IGS plays host to leading international scholars
During the 2009-2010 academic year, the Institute of German Studies (IGS) has played host to a series of Visiting Scholars, all leading international scholars in the field of German Studies. These visiting researchers have joined us from the various "sister" institutes for research on contemporary Germany, all part of the global alliance of research centres which receive support from the German Academic Exchange Service (DAAD).
This programme has produced a number of wider benefits to the IGS, the Department and to colleagues within the College. The Visiting Scholars who have joined us all have core research interests which intersect with those of academic researchers within the Department of Political Science, and within the College of Social Sciences more broadly – for instance European political economy, transatlantic relations, social and political thought. The research visits have thus facilitated the establishment of new linkages between researchers, and have opened up scope for future research synergies to be explored.
During their time in Birmingham, each visiting scholar has held a Masterclass with our students, along with a workshop with invited guests from other British Universities. We are extremely grateful to the four researchers who have joined us under this programme in 2009-2010:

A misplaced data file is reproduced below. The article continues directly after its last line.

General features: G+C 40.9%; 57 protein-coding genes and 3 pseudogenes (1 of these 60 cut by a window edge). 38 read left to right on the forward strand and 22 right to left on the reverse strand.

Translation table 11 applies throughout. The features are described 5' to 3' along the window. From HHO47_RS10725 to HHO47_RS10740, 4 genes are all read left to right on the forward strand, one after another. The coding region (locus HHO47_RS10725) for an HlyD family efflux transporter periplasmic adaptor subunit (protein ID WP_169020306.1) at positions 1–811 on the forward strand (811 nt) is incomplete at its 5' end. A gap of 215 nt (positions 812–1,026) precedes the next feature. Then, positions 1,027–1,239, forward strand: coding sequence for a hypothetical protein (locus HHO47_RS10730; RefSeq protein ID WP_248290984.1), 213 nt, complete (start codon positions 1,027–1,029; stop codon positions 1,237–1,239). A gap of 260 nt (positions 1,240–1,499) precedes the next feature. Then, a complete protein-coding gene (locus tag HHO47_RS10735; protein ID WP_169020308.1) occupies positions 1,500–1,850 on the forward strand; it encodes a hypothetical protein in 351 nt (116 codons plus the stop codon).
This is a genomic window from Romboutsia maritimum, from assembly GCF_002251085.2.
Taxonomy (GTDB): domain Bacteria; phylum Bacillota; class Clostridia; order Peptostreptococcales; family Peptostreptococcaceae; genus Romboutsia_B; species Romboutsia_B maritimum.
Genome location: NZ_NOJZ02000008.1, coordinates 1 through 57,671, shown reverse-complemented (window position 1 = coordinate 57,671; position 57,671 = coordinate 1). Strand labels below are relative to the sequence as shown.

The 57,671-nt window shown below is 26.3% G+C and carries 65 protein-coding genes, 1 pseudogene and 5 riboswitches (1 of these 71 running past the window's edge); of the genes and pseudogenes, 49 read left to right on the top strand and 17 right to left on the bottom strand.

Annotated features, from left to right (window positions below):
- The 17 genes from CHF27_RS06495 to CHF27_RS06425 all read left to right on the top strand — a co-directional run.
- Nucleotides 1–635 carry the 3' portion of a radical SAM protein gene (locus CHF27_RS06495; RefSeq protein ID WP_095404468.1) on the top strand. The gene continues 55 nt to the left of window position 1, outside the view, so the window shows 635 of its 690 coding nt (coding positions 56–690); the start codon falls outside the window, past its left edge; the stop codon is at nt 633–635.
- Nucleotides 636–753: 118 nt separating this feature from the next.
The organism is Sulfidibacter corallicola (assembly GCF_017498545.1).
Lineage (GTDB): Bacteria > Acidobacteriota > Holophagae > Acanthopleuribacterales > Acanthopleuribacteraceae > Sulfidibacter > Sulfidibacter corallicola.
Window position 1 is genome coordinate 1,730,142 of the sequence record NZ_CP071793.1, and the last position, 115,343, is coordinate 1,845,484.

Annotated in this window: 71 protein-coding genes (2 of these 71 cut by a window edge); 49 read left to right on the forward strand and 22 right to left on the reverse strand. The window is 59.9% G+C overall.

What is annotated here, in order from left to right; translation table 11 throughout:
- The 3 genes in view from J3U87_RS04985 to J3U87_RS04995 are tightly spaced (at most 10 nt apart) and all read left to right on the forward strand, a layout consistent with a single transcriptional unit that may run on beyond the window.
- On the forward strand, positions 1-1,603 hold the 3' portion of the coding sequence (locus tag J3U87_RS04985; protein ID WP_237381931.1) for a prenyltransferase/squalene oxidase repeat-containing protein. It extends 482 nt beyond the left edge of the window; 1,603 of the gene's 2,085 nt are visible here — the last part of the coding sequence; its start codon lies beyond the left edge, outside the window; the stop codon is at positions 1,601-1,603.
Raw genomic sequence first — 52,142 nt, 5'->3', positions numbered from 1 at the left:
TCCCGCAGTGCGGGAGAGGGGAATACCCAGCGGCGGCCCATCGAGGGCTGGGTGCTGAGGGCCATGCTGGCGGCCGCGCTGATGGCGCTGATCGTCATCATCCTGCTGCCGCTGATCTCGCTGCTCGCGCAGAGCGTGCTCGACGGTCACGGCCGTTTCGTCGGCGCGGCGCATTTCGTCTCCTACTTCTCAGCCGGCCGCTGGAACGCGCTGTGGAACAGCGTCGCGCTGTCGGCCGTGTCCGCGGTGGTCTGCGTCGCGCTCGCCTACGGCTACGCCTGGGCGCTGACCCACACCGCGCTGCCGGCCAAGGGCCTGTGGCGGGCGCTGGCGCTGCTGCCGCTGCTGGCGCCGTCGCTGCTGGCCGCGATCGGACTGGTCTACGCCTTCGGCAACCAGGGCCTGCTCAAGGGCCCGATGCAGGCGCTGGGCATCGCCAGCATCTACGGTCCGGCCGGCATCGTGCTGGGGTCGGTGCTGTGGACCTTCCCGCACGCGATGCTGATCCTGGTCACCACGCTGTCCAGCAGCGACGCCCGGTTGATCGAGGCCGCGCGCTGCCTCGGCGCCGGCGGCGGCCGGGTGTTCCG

- Professor Laurence McFalls , Université de Montréal, Canada
Workshop: "Max Weber: A Century of Productive (Mis) Readings. Impacts beyond Germany"
Discussant: Dr. Keith Tribe, University of Sussex
- Professor Kurt Hübner, University of British Columbia, Canada
Workshop: "European responses to the global financial crisis. Comparative perspectives"
Discussant: David Marsh, London and Oxford Group
- Dr Eric Langenbacher, Georgetown University, USA
Workshop: "Collective and historical memory in German Studies"
Discussant: Hans Kundnani, European Council on Foreign Relations
- Professor Bev Crawford, University of California, Berkeley, USA
Workshop: "The Normative Power of a Normal State: Power and Revolutionary Vision in Germany’s Post-Wall Foreign Policy"
Discussant: Professor Simon Bulmer, University of Sheffield
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